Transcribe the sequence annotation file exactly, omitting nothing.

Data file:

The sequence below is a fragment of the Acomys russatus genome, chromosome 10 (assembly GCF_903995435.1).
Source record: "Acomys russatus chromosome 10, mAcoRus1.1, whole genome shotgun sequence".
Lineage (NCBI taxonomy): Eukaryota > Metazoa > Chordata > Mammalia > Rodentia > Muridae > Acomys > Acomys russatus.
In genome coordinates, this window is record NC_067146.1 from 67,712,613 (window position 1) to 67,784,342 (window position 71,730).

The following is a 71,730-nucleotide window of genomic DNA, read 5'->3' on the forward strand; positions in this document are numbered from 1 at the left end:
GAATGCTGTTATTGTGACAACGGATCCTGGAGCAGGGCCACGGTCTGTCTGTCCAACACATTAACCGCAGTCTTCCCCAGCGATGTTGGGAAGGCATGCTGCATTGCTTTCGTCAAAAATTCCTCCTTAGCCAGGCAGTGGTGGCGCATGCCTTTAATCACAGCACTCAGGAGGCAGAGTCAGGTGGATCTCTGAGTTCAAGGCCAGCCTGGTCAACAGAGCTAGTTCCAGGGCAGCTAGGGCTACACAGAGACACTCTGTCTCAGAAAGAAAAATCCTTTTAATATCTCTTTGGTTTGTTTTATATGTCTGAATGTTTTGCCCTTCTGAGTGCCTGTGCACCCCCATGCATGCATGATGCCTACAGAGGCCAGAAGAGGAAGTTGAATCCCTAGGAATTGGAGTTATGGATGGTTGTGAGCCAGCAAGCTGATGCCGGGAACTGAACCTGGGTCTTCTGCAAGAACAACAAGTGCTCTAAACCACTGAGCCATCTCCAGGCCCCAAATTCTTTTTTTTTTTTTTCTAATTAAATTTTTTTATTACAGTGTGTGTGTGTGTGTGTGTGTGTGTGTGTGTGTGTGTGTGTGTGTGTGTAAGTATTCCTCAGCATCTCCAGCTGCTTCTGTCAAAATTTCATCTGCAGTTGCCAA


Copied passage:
The sequence below is a fragment of the Acomys russatus genome, chromosome 10 (assembly GCF_903995435.1).
Source record: "Acomys russatus chromosome 10, mAcoRus1.1, whole genome shotgun sequence".
Lineage (NCBI taxonomy): Eukaryota > Metazoa > Chordata > Mammalia > Rodentia > Muridae > Acomys > Acomys russatus.
In genome coordinates, this window is record NC_067146.1 from 67,712,613 (window position 1) to 67,784,342 (window position 71,730).

The following is a 71,730-nucleotide window of genomic DNA, read 5'->3' on the forward strand; positions in this document are numbered from 1 at the left end:
GAATGCTGTTATTGTGACAACGGATCCTGGAGCAGGGCCACGGTCTGTCTGTCCAACACATTAACCGCAGTCTTCCCCAGCGATGTTGGGAAGGCATGCTGCATTGCTTTCGTCAAAAATTCCTCCTTAGCCAGGCAGTGGTGGCGCATGCCTTTAATCACAGCACTCAGGAGGCAGAGTCAGGTGGATCTCTGAGTTCAAGGCCAGCCTGGTCAACAGAGCTAGTTCCAGGGCAGCTAGGGCTACACAGAGACACTCTGTCTCAGAAAGAAAAATCCTTTTAATATCTCTTTGGTTTGTTTTATATGTCTGAATGTTTTGCCCTTCTGAGTGCCTGTGCACCCCCATGCATGCATGATGCCTACAGAGGCCAGAAGAGGAAGTTGAATCCCTAGGAATTGGAGTTATGGATGGTTGTGAGCCAGCAAGCTGATGCCGGGAACTGAACCTGGGTCTTCTGCAAGAACAACAAGTGCTCTAAACCACTGAGCCATCTCCAGGCCCCAAATTCTTTTTTTTTTTTTTCTAATTAAATTTTTTTATTACAGTGTGTGTGTGTGTGTGTGTGTGTGTGTGTGTGTGTGTGTGTGTGTGTGTAAGTATTCCTCAGCATCTCCAGCTGCTTCTGTCAAAATTTCATCTGCAGTTGCCAA